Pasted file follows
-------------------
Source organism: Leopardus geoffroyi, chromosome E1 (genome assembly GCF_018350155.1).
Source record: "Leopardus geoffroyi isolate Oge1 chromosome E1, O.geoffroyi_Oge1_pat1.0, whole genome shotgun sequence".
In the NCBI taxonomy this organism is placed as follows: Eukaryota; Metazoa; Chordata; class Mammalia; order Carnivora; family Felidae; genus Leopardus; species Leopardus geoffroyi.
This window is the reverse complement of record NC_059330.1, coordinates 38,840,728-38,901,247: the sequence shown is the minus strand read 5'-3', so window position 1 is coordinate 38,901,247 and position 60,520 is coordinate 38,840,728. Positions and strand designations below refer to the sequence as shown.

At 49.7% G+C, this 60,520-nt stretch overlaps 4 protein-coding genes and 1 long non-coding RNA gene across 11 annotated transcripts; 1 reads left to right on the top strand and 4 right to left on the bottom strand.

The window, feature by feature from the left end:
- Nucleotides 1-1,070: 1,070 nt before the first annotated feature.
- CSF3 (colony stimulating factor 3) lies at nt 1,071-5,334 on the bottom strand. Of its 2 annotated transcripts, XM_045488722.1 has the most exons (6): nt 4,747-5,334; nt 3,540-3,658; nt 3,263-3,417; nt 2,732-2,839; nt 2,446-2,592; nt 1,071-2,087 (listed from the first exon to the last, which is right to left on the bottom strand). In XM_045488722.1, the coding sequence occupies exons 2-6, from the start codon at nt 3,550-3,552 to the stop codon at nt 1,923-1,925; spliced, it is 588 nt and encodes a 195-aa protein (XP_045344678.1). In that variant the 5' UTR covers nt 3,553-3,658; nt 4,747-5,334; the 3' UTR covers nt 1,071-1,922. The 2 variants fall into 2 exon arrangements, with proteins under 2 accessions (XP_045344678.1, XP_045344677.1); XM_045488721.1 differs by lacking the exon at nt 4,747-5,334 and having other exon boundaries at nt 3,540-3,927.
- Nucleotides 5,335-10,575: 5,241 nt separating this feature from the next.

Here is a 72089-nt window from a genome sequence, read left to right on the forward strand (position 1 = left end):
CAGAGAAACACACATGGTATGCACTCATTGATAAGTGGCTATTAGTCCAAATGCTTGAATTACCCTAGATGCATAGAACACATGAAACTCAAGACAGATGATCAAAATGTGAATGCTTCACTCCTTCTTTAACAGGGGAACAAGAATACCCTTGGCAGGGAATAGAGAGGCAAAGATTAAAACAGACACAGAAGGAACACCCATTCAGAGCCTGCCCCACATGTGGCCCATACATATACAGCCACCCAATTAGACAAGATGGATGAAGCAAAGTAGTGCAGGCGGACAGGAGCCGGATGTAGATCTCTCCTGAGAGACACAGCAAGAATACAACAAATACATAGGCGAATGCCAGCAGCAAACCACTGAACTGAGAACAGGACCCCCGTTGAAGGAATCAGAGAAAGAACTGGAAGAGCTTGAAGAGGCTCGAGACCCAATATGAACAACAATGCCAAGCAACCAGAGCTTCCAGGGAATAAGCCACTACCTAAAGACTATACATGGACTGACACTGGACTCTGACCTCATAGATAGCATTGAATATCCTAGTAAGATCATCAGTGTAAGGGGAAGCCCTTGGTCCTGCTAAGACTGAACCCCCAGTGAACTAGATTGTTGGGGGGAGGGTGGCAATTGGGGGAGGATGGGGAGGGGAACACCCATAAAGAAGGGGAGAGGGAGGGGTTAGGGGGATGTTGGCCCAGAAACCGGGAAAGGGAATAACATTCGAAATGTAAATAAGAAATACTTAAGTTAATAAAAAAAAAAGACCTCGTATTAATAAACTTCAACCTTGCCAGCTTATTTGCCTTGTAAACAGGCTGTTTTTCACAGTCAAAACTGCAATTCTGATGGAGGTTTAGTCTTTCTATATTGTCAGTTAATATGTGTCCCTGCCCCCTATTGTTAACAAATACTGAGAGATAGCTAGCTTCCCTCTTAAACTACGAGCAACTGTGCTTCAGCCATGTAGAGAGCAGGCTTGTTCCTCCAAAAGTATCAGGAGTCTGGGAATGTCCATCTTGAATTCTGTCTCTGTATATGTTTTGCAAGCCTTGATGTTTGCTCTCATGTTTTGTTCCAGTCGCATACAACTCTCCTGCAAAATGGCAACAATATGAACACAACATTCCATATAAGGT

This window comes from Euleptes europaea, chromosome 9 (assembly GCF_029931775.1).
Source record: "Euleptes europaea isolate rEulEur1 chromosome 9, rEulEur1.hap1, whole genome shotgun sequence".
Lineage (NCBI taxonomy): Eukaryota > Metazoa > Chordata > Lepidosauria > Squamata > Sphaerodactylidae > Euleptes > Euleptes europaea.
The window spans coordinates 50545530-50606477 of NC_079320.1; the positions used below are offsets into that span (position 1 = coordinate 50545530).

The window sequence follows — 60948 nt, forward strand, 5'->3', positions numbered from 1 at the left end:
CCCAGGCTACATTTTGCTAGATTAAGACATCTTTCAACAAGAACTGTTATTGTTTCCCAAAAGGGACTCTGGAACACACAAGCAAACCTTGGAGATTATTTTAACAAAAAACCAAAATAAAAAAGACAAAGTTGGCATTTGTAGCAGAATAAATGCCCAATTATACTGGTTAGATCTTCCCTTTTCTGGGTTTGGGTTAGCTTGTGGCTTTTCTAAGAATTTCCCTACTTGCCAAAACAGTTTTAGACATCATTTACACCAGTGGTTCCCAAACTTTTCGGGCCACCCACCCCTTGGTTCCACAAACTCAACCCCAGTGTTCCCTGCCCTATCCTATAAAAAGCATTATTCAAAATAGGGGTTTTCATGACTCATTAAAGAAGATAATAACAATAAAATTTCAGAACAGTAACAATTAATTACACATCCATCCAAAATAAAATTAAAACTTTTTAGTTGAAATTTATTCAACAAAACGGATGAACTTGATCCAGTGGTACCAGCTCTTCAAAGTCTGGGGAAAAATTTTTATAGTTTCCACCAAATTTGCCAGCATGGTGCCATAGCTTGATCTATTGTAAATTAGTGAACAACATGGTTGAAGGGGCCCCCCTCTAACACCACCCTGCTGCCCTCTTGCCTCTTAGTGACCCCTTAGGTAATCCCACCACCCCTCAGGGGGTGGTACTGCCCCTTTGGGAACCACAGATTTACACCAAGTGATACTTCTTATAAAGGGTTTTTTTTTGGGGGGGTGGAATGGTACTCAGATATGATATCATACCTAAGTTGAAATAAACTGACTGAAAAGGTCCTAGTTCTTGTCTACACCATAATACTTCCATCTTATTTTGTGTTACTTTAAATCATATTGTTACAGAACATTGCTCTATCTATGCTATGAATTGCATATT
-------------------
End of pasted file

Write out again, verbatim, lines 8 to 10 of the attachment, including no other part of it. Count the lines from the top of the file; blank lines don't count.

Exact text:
- CSF3 (colony stimulating factor 3) lies at nt 1,071-5,334 on the bottom strand. Of its 2 annotated transcripts, XM_045488722.1 has the most exons (6): nt 4,747-5,334; nt 3,540-3,658; nt 3,263-3,417; nt 2,732-2,839; nt 2,446-2,592; nt 1,071-2,087 (listed from the first exon to the last, which is right to left on the bottom strand). In XM_045488722.1, the coding sequence occupies exons 2-6, from the start codon at nt 3,550-3,552 to the stop codon at nt 1,923-1,925; spliced, it is 588 nt and encodes a 195-aa protein (XP_045344678.1). In that variant the 5' UTR covers nt 3,553-3,658; nt 4,747-5,334; the 3' UTR covers nt 1,071-1,922. The 2 variants fall into 2 exon arrangements, with proteins under 2 accessions (XP_045344678.1, XP_045344677.1); XM_045488721.1 differs by lacking the exon at nt 4,747-5,334 and having other exon boundaries at nt 3,540-3,927.
- Nucleotides 5,335-10,575: 5,241 nt separating this feature from the next.

Here is a 72089-nt window from a genome sequence, read left to right on the forward strand (position 1 = left end):